Urbanisation, Infrastructures and Everyday Life
|Starts:||1 May 2019|
|Ends:||3 May 2019|
|What is it:||Conferences|
|Organiser:||School of Environment, Education and Development|
|Who is it for:||University staff, Adults|
Prof Em Clara Greed (UWE)
Dr Christoph Luethi (EAWAG)
Prof Nicholas Rose (King's College London)
Dr Farhana Sultana (Syracuse)
Countries undergoing rapid urban transformations experience shifts in various infrastructural systems. However, there are explicit tensions between the apparent need to develop national infrastructures and the possible implications that this may carry for human health, social relations and environmental sustainability. For instance, unequal access to urban infrastructure – from sanitation to communication – can lead to stratified health outcomes. Differing everyday practices associated with competing coexisting infrastructures can result in exclusion and isolation of already marginalised groups. Resource-intensive and polluting modern infrastructures can trigger the degradation and loss of ecosystems and their services.
This conference invites contributions concerned with:
- the design, planning, implementation, maintenance and use of urban infrastructures (including, but not limited to, sanitation, transportation, health care and education);
- the social meanings underpinning infrastructural systems and their processes;
- the wider environmental effects of urban infrastructures; and
- the human well-being outcomes of urban infrastructural transitions (public health in particular).
We are interested in systems approaches and perspectives that place everyday life at the centre and take into account multiple scales (from the human body to the global climate), critical resources and human social systems to understand and address infrastructure challenges. Whilst we are particularly interested in contributions with focus on East Asia, we welcome contributions on other experiences or comparative studies from other regions where they fit with the conference themes.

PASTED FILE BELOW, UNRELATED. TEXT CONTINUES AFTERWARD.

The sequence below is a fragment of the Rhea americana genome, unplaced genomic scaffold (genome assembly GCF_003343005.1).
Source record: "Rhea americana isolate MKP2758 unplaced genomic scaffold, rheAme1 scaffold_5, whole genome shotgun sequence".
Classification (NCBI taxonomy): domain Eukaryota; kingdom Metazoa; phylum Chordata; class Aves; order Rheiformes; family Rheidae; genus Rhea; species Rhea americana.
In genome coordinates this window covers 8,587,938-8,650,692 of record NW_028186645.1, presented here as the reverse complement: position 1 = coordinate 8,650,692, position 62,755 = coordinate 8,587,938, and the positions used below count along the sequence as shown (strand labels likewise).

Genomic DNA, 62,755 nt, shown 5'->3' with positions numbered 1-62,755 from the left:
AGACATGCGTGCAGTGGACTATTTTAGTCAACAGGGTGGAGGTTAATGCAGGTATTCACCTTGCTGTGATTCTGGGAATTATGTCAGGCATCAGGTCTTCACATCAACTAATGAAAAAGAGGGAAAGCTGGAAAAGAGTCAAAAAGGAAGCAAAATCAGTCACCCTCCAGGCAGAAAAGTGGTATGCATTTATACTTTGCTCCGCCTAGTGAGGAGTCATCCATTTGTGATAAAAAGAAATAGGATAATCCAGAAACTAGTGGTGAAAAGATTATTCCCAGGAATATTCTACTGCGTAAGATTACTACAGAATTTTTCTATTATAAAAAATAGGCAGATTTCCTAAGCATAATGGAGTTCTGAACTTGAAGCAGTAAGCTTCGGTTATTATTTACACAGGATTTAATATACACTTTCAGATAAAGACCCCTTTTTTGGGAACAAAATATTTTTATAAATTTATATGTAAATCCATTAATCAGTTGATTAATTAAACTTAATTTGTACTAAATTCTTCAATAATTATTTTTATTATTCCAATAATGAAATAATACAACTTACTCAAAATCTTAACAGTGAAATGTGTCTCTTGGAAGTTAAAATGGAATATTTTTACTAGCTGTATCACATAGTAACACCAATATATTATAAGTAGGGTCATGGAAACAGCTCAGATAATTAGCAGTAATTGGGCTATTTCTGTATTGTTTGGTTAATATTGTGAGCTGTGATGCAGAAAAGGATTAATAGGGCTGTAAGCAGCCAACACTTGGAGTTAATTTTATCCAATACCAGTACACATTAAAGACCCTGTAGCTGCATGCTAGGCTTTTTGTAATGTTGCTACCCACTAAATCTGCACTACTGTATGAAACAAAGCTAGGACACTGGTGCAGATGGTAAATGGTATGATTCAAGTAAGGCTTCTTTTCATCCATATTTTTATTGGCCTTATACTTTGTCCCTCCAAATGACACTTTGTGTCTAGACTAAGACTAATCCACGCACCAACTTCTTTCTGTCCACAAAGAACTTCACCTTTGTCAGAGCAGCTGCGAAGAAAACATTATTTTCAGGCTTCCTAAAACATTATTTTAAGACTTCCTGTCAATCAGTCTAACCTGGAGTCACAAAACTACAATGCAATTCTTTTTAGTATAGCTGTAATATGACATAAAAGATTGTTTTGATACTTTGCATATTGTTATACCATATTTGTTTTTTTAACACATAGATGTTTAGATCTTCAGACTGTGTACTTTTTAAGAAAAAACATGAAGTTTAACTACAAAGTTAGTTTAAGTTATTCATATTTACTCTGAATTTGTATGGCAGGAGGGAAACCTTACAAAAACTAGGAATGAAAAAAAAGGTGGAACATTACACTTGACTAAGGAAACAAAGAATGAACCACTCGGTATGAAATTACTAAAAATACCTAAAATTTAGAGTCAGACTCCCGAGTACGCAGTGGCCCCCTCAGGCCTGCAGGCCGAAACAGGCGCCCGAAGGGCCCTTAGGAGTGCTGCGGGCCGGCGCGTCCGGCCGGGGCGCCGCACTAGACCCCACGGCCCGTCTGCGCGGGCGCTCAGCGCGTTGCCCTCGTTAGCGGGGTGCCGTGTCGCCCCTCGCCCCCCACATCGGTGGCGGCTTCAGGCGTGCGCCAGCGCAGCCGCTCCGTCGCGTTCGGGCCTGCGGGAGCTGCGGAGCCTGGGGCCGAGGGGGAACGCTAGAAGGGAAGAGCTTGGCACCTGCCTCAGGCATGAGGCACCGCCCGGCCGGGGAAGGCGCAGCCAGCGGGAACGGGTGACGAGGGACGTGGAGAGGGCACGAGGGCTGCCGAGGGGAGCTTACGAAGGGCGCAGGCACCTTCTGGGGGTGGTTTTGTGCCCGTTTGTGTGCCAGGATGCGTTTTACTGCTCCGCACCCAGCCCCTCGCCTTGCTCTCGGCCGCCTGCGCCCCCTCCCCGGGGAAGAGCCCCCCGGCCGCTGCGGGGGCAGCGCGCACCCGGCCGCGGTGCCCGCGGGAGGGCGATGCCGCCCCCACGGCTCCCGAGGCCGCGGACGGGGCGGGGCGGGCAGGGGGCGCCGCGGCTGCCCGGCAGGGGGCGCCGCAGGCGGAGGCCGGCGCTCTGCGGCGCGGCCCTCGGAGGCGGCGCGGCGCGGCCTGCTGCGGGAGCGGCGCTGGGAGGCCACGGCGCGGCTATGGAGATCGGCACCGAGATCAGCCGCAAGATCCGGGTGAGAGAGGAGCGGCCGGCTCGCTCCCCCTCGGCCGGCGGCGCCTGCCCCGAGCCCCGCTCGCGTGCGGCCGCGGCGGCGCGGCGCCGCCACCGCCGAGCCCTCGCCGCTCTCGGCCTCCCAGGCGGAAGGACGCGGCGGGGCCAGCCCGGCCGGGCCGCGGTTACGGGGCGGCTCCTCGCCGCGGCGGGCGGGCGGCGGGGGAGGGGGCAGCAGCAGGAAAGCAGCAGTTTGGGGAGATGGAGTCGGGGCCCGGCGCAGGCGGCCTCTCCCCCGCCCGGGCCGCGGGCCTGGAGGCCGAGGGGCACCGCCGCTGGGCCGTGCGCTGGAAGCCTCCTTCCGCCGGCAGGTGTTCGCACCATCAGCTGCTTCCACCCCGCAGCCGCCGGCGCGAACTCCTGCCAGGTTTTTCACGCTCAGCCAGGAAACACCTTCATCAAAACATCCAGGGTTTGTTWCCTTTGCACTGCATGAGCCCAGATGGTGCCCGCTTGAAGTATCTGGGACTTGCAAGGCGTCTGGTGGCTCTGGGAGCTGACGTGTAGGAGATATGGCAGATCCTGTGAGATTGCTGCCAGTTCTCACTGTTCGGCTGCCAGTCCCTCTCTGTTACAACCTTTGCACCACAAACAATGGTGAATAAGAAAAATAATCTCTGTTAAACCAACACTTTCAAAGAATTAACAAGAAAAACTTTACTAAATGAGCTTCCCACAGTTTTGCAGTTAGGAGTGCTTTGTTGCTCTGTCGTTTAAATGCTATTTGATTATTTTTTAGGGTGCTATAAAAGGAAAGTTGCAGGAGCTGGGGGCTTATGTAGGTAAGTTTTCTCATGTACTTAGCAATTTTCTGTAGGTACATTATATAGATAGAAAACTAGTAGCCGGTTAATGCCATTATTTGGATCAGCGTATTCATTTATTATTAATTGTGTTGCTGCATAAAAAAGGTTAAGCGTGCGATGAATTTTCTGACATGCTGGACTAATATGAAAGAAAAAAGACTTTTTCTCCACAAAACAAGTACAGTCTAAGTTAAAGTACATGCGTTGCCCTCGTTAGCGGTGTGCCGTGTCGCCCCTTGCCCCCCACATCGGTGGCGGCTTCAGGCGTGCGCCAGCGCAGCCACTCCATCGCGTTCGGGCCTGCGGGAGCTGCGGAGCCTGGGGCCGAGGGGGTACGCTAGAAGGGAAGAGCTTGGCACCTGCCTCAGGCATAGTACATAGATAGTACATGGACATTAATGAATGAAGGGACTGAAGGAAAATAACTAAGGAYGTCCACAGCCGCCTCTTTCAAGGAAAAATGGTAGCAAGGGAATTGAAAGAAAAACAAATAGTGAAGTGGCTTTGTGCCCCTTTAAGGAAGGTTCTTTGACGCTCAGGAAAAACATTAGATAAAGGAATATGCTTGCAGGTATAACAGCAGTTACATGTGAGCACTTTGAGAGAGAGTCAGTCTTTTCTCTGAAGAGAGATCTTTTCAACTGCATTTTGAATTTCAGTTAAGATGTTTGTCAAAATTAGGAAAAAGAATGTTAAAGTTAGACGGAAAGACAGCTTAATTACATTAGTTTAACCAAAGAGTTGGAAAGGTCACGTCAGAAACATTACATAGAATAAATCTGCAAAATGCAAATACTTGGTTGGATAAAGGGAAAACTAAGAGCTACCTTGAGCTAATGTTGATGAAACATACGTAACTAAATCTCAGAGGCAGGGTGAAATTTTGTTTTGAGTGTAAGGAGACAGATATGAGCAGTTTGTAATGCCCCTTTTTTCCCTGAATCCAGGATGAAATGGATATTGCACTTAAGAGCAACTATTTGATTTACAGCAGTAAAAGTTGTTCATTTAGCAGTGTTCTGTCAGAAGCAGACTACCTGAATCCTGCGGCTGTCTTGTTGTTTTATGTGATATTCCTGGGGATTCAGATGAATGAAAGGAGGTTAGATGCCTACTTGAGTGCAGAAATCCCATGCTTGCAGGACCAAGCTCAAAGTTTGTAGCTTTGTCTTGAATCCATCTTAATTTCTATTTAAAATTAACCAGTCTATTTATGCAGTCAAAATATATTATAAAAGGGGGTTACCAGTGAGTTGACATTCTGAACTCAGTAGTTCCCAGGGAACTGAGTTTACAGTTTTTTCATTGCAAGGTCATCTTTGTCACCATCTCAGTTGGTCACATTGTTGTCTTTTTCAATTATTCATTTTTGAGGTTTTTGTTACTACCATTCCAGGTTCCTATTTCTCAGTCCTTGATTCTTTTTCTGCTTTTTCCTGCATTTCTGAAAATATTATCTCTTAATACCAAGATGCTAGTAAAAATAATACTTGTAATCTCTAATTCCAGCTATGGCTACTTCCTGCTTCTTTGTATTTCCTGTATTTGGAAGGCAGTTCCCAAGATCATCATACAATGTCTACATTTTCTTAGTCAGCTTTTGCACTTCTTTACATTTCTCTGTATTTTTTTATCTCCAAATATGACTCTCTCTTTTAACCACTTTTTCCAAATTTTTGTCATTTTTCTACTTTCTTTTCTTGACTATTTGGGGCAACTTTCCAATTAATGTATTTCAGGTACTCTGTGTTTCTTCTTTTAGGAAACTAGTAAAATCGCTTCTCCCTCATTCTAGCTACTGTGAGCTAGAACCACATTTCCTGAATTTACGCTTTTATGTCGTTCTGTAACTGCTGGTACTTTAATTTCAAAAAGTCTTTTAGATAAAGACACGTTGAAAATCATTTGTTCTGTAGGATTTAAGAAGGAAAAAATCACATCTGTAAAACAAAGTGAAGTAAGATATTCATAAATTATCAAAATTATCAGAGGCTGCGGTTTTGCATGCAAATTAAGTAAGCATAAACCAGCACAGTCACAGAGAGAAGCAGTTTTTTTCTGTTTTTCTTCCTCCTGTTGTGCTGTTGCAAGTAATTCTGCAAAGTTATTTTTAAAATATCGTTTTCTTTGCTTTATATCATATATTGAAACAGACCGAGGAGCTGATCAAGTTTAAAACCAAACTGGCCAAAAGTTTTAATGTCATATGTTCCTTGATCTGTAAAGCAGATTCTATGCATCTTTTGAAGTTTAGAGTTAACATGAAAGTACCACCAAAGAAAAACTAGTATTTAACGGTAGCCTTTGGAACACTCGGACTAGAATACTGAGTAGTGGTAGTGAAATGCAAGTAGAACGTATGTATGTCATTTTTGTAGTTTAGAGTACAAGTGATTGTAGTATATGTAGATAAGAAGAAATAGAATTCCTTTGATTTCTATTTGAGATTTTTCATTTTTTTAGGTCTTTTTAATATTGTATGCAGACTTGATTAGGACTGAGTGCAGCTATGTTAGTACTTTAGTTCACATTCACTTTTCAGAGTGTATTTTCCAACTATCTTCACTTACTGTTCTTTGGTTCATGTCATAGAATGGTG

The conference will explore research, policy and praxis on all aspects of infrastructures, their development and outcomes, including – but not limited to – the following:
- Urban infrastructures and the Sustainable Development Goals (SDGs): e.g., water, sanitation, waste, or related systems across varying spatial scales
- Uses and experiences: everyday practices, individual and group experiences, well-being outcomes
- Design and planning: circulating knowledges, policy mobilities, development paradigms, cultural bias, global/local relationships, politics and power
- Implementation and maintenance: finance, resources, models
- Transdisciplinarity: conceptual frameworks, research design and methodologies
- Perspectives on urban socio-technical relations which exceed, or bring together, individual infrastructural sectors and systems (transportation, water, etc.)
- East Asian and comparative case studies: historic and contemporary accounts
- Activist and community praxis, including decolonising approaches to infrastructural development, urban change, and resource/waste management
- Education and dissemination: strategies, tactics and lessons learned
- Deadline for abstract submission: 30 September 2018
- Early bird & speaker registration: 15 November 2018 – 15 January 2019
- Conference: 1-3 May 2019
This conference is generously supported by the University of Manchester’s Hallsworth Conference Fund; Complexity Planning and Urbanism at the Manchester School of Architecture; the Confucius Institute at the University of Manchester; the Sustainable Consumption Institute at the University of Manchester; and Beijing Normal University.
It is held under the auspices of Manchester Urban Institute.
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